Chamomile

Chamomile

When the leaves and flowers are used as a tea, chamomile is an all natural sleep aid. It also helps to treat nausea and intestinal problems.

Chokecherry

Chokecherry

The chokecherry was considered by the Native American tribes to be an all-purpose medicinal treatment. As a salve or poultice, it was used to heal burnt, broken skin. When the berries were pitted, dried and crushed into a tea, it would help to aid in body distress like coughs, colds, flu, diarrhea, nausea and inflammation.

Caution: The pit of the chokecherry is poisonous when consumed in high amounts. Take extra caution to ensure that you pit the cherries if you are planning to use them.

Echinacea

Echinacea

Echinacea was used as an antiseptic and common treatment for colds, cough and flu. It has been found to strengthen the immune system as well as fight fever and infections.

Eucalyptus

Eucalyptus

Still found in a variety of cough drops available in drug stores today, the oil from the leaves and roots of the eucalyptus plant was often added to tea to treat sore throats, coughs, fever and flu.

Fennel

Fennel

When used as a poultice, fennel provides eye relief and relief of headaches. When used in a tea, or chewed, it has the ability to treat sore-throats, provide relief from coughs, aid digestion, treat colds and relieve diarrhea.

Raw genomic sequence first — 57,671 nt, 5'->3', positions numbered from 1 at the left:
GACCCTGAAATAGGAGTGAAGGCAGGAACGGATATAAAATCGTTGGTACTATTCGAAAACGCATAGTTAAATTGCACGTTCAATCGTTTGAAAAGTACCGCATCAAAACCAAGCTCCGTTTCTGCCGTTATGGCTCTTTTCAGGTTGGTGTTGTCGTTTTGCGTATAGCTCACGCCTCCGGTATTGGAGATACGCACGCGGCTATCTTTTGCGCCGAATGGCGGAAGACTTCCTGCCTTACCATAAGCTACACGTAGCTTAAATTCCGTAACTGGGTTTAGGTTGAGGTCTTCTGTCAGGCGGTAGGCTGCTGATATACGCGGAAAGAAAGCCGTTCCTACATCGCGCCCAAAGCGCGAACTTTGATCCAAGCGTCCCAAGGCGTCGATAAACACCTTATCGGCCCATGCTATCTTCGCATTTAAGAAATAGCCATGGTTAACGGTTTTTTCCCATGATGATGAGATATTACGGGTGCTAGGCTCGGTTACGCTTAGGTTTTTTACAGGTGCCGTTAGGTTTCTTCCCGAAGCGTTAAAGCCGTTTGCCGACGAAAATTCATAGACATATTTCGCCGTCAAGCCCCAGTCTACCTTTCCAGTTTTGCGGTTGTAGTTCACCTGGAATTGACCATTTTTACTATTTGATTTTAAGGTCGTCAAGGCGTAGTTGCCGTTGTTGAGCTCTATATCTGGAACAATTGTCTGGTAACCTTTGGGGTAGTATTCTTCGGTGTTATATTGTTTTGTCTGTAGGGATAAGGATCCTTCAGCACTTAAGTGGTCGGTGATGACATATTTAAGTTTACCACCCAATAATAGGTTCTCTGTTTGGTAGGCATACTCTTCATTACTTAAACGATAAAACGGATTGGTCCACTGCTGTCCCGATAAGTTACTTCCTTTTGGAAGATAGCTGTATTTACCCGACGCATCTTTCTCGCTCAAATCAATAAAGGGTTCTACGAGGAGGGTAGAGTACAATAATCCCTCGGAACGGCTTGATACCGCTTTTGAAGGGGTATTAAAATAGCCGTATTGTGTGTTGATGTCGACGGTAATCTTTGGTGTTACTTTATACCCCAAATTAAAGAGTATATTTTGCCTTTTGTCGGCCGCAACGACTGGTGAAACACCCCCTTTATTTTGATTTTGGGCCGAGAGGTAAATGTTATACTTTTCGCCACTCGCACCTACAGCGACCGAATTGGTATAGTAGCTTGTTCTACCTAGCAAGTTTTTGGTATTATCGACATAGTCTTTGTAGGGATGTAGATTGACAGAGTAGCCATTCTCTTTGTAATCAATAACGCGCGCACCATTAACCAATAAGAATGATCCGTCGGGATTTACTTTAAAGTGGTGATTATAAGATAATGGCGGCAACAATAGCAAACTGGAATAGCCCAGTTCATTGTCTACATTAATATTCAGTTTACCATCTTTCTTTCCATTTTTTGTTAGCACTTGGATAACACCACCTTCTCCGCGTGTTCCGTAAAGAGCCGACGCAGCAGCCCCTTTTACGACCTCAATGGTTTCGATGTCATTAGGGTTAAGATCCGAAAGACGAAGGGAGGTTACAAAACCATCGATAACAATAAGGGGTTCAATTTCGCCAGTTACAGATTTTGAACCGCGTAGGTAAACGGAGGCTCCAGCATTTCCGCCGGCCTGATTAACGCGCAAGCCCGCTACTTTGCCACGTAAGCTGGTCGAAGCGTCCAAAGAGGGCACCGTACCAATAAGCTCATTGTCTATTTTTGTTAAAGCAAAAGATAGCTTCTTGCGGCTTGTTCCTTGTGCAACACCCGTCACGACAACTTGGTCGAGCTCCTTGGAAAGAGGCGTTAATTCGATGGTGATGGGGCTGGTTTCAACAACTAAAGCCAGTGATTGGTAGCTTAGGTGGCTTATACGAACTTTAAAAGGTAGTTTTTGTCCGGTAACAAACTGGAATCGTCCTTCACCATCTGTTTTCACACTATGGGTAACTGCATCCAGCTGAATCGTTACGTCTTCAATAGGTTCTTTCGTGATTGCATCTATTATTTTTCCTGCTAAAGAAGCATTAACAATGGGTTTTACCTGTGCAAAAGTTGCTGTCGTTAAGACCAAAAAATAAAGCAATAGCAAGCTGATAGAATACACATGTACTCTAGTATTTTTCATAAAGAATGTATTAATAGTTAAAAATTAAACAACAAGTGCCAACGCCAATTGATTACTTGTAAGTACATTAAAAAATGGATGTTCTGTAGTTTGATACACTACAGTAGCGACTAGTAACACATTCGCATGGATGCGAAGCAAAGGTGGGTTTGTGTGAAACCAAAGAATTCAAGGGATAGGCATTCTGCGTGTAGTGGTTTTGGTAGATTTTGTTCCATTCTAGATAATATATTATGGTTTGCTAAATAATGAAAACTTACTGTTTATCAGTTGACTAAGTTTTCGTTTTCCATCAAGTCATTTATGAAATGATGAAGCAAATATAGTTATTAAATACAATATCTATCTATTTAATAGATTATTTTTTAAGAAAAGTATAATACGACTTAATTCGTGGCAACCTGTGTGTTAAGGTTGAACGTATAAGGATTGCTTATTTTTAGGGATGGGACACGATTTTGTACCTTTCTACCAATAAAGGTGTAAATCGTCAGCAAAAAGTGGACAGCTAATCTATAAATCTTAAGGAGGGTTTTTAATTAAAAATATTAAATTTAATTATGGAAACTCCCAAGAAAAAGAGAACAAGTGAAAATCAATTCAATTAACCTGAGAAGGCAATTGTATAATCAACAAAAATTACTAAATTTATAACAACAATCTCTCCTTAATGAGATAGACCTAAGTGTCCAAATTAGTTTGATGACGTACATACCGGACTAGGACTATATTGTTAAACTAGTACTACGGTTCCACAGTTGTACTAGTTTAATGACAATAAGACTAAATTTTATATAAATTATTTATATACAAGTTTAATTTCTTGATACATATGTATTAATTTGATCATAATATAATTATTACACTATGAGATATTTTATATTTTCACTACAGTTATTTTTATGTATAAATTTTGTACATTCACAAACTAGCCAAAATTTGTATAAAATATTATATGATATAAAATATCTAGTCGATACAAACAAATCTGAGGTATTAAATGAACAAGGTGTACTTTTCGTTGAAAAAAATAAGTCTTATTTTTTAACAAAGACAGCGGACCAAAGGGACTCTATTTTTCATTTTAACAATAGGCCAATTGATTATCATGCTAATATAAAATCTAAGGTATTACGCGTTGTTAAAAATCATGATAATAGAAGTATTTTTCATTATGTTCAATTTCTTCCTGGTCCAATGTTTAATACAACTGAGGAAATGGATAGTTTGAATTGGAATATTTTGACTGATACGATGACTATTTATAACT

Feverfew

Feverfew

Feverfew was a commonly used treatment for fever, severe headaches and migraines. It is also used to for relief of joint and muscle pains, asthma and digestive problems.

Feverwort

Feverwort

Feverwort can be added to a tea, chewed, or crushed to create a paste for use as a salve or poultice. It is used for general pain, joint stiffness and itching.

Ginger Root

Ginger Root

Ginger root has anti-inflammatory properties and improves blood circulation. When crushed and mixed in with food, tea or salve it can be used to relieve colds, joint pain, bronchitis, coughs and flu as well as improve digestive health.

Ginseng

Ginseng

As a food additive, or added to a tea or poultice, the roots are used to enhance liver and lung function, boost energy, strengthen immunity and treat fatigue.

Goldenrod

Goldenrod

Goldenrod can be used as an antiseptic for scrapes and minor cuts. When made into a tea, a topical salve or a food additive it is used to treat bronchitis, the flue, chest congestion, inflammation, sore throat and the common cold.

Caution: Goldenrod has come to be recognized as a common allergy in today’s society.

Honeysuckle

Honeysuckle

Containing a good amount of anti-inflammatory properties, the stems, flowers, berries and leaves were largely used to treat bee stings and skin infections. When made into a tea, it is also used to treat sore throat, headaches and colds.

Hops

Hops

When mixed with other herbs or plants, like aloe, hops can be used as a muscle relaxer. It can be made into a tea to treat digestive illnesses, sore throats and toothaches.

Licorice

Licorice

The root of the licorice plant has the ability to alleviate pain from toothaches. The roots and leaves can be made into a tea to treat coughs, colds and sore throats.

Note from Angel4Light: